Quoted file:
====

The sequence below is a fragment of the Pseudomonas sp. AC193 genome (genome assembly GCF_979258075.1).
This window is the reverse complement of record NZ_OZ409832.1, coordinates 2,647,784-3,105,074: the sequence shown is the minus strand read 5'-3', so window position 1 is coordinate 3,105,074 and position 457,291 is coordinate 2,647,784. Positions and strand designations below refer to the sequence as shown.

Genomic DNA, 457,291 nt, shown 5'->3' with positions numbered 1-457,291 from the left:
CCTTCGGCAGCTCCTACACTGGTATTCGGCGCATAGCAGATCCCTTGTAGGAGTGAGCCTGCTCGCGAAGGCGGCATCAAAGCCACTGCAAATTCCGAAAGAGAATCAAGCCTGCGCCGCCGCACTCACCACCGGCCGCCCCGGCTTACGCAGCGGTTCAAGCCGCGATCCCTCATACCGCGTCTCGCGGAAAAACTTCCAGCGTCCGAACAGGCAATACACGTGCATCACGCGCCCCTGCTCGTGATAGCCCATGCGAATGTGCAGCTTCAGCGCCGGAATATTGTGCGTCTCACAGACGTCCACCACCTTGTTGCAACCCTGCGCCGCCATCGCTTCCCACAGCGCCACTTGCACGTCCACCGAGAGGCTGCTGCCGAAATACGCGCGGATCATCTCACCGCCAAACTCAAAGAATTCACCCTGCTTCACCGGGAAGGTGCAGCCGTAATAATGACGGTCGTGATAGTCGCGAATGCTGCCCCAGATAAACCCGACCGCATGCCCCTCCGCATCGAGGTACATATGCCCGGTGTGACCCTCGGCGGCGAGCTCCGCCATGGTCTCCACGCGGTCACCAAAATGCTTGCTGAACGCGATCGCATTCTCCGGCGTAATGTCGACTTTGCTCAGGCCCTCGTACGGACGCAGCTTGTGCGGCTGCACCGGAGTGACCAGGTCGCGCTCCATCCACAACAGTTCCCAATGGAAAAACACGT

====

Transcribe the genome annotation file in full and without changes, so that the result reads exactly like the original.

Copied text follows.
The sequence below is a fragment of the Pseudomonas sp. AC193 genome (genome assembly GCF_979258075.1).
This window is the reverse complement of record NZ_OZ409832.1, coordinates 2,647,784-3,105,074: the sequence shown is the minus strand read 5'-3', so window position 1 is coordinate 3,105,074 and position 457,291 is coordinate 2,647,784. Positions and strand designations below refer to the sequence as shown.

Genomic DNA, 457,291 nt, shown 5'->3' with positions numbered 1-457,291 from the left:
CCTTCGGCAGCTCCTACACTGGTATTCGGCGCATAGCAGATCCCTTGTAGGAGTGAGCCTGCTCGCGAAGGCGGCATCAAAGCCACTGCAAATTCCGAAAGAGAATCAAGCCTGCGCCGCCGCACTCACCACCGGCCGCCCCGGCTTACGCAGCGGTTCAAGCCGCGATCCCTCATACCGCGTCTCGCGGAAAAACTTCCAGCGTCCGAACAGGCAATACACGTGCATCACGCGCCCCTGCTCGTGATAGCCCATGCGAATGTGCAGCTTCAGCGCCGGAATATTGTGCGTCTCACAGACGTCCACCACCTTGTTGCAACCCTGCGCCGCCATCGCTTCCCACAGCGCCACTTGCACGTCCACCGAGAGGCTGCTGCCGAAATACGCGCGGATCATCTCACCGCCAAACTCAAAGAATTCACCCTGCTTCACCGGGAAGGTGCAGCCGTAATAATGACGGTCGTGATAGTCGCGAATGCTGCCCCAGATAAACCCGACCGCATGCCCCTCCGCATCGAGGTACATATGCCCGGTGTGACCCTCGGCGGCGAGCTCCGCCATGGTCTCCACGCGGTCACCAAAATGCTTGCTGAACGCGATCGCATTCTCCGGCGTAATGTCGACTTTGCTCAGGCCCTCGTACGGACGCAGCTTGTGCGGCTGCACCGGAGTGACCAGGTCGCGCTCCATCCACAACAGTTCCCAATGGAAAAACACGT